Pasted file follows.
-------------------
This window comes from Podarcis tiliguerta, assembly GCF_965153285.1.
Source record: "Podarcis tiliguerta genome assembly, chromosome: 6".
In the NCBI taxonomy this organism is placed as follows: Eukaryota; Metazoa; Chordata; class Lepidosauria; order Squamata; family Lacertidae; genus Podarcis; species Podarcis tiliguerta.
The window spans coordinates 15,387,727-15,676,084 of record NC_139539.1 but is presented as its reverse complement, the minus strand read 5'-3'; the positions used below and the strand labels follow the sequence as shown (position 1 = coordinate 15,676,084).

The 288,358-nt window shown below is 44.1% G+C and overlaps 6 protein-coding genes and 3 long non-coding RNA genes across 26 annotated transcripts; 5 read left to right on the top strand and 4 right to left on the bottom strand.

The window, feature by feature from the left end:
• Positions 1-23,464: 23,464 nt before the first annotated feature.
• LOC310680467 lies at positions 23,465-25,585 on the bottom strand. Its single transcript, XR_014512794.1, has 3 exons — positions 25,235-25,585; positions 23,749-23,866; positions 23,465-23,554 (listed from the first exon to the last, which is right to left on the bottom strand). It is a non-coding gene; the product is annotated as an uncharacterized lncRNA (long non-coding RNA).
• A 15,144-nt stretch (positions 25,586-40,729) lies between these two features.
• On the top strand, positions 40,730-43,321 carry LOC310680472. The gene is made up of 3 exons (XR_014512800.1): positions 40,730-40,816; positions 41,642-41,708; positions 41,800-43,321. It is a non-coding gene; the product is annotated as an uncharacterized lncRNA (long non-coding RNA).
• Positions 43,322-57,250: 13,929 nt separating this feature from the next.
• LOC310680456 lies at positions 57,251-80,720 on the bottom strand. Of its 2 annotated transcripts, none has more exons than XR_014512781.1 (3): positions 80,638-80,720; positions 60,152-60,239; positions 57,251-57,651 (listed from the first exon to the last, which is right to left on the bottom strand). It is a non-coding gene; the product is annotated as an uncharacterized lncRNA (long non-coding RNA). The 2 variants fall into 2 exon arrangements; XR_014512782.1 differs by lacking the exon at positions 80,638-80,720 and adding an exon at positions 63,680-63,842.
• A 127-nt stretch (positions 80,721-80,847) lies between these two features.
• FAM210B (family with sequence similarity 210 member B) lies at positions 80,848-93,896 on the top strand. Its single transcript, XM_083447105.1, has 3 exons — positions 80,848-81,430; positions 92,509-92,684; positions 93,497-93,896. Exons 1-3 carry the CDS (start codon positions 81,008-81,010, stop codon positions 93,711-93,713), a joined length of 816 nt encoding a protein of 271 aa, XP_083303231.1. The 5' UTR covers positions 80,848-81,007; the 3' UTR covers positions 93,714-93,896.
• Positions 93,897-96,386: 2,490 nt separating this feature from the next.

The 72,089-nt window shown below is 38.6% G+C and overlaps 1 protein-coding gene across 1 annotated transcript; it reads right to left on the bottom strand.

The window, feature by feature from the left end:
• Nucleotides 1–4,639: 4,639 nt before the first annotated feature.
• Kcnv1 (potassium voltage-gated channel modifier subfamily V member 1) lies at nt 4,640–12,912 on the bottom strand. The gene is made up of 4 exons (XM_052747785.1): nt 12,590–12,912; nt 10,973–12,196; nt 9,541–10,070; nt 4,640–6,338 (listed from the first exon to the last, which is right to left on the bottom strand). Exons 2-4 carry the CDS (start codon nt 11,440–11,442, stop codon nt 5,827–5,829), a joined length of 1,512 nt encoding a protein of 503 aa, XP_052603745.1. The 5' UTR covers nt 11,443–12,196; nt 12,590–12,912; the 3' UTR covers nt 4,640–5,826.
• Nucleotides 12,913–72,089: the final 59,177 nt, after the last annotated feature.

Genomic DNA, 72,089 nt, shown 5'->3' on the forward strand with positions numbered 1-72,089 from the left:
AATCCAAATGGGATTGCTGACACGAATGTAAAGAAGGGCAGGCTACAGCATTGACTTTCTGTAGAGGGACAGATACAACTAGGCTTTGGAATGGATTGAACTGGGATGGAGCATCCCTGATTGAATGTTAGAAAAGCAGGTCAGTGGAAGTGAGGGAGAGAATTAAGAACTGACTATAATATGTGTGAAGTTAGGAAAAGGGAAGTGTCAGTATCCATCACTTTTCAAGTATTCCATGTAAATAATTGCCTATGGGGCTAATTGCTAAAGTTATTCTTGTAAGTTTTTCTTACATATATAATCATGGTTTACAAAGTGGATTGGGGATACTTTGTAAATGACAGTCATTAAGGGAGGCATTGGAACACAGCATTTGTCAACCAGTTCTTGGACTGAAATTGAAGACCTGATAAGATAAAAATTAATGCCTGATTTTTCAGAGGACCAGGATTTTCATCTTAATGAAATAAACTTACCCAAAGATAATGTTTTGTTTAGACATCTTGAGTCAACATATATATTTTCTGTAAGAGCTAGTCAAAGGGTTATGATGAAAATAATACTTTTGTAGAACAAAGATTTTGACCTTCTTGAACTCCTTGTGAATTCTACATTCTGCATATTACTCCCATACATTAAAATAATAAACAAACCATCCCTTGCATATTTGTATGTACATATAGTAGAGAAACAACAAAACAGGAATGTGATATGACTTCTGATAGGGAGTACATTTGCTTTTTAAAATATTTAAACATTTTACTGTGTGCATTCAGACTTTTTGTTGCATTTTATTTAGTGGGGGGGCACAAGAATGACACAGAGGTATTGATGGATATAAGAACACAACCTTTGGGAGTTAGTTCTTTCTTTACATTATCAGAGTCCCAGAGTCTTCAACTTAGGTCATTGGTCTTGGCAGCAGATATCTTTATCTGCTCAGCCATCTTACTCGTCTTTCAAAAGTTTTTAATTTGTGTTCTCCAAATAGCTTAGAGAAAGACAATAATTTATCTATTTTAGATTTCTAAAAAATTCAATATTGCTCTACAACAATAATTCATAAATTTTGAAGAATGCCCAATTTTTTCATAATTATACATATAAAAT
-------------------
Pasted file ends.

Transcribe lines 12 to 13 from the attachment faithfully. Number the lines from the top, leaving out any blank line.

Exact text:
• LOC310680456 lies at positions 57,251-80,720 on the bottom strand. Of its 2 annotated transcripts, none has more exons than XR_014512781.1 (3): positions 80,638-80,720; positions 60,152-60,239; positions 57,251-57,651 (listed from the first exon to the last, which is right to left on the bottom strand). It is a non-coding gene; the product is annotated as an uncharacterized lncRNA (long non-coding RNA). The 2 variants fall into 2 exon arrangements; XR_014512782.1 differs by lacking the exon at positions 80,638-80,720 and adding an exon at positions 63,680-63,842.
• A 127-nt stretch (positions 80,721-80,847) lies between these two features.